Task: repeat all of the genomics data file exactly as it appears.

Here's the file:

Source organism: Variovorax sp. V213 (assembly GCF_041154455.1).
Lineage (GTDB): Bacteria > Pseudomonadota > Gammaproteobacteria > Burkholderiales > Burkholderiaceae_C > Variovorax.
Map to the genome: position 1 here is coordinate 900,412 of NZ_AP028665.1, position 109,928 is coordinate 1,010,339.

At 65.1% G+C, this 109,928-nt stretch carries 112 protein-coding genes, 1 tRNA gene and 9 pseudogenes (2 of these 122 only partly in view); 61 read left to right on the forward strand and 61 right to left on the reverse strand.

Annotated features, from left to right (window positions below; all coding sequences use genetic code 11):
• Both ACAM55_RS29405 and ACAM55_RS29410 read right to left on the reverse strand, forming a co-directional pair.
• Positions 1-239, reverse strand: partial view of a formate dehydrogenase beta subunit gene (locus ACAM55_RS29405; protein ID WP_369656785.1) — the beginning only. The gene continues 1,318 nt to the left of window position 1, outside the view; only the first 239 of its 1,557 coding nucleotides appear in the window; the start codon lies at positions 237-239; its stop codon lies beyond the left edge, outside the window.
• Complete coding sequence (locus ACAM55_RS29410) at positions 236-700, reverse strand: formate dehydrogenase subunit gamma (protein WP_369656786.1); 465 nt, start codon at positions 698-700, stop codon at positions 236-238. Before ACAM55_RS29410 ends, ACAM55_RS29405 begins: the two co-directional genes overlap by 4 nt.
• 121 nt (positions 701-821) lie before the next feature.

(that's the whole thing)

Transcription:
Source organism: Variovorax sp. V213 (assembly GCF_041154455.1).
Lineage (GTDB): Bacteria > Pseudomonadota > Gammaproteobacteria > Burkholderiales > Burkholderiaceae_C > Variovorax.
Map to the genome: position 1 here is coordinate 900,412 of NZ_AP028665.1, position 109,928 is coordinate 1,010,339.

At 65.1% G+C, this 109,928-nt stretch carries 112 protein-coding genes, 1 tRNA gene and 9 pseudogenes (2 of these 122 only partly in view); 61 read left to right on the forward strand and 61 right to left on the reverse strand.

Annotated features, from left to right (window positions below; all coding sequences use genetic code 11):
• Both ACAM55_RS29405 and ACAM55_RS29410 read right to left on the reverse strand, forming a co-directional pair.
• Positions 1-239, reverse strand: partial view of a formate dehydrogenase beta subunit gene (locus ACAM55_RS29405; protein ID WP_369656785.1) — the beginning only. The gene continues 1,318 nt to the left of window position 1, outside the view; only the first 239 of its 1,557 coding nucleotides appear in the window; the start codon lies at positions 237-239; its stop codon lies beyond the left edge, outside the window.
• Complete coding sequence (locus ACAM55_RS29410) at positions 236-700, reverse strand: formate dehydrogenase subunit gamma (protein WP_369656786.1); 465 nt, start codon at positions 698-700, stop codon at positions 236-238. Before ACAM55_RS29410 ends, ACAM55_RS29405 begins: the two co-directional genes overlap by 4 nt.
• 121 nt (positions 701-821) lie before the next feature.